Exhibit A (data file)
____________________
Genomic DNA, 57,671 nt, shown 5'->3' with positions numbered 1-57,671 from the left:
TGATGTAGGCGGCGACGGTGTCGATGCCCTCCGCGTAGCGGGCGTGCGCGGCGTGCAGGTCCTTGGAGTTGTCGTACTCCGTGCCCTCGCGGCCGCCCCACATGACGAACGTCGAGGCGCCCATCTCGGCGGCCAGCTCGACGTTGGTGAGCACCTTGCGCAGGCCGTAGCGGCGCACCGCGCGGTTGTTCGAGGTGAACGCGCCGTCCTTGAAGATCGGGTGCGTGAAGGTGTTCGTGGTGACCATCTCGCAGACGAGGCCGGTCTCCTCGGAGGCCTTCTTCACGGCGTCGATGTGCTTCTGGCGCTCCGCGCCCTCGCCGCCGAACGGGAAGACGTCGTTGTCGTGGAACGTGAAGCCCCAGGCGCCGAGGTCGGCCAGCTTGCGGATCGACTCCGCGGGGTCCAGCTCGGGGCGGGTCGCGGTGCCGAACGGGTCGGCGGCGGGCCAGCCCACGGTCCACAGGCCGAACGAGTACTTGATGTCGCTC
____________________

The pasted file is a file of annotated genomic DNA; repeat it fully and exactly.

Genomic DNA, 57,671 nt, shown 5'->3' with positions numbered 1-57,671 from the left:
TGATGTAGGCGGCGACGGTGTCGATGCCCTCCGCGTAGCGGGCGTGCGCGGCGTGCAGGTCCTTGGAGTTGTCGTACTCCGTGCCCTCGCGGCCGCCCCACATGACGAACGTCGAGGCGCCCATCTCGGCGGCCAGCTCGACGTTGGTGAGCACCTTGCGCAGGCCGTAGCGGCGCACCGCGCGGTTGTTCGAGGTGAACGCGCCGTCCTTGAAGATCGGGTGCGTGAAGGTGTTCGTGGTGACCATCTCGCAGACGAGGCCGGTCTCCTCGGAGGCCTTCTTCACGGCGTCGATGTGCTTCTGGCGCTCCGCGCCCTCGCCGCCGAACGGGAAGACGTCGTTGTCGTGGAACGTGAAGCCCCAGGCGCCGAGGTCGGCCAGCTTGCGGATCGACTCCGCGGGGTCCAGCTCGGGGCGGGTCGCGGTGCCGAACGGGTCGGCGGCGGGCCAGCCCACGGTCCACAGGCCGAACGAGTACTTGATGTCGCTC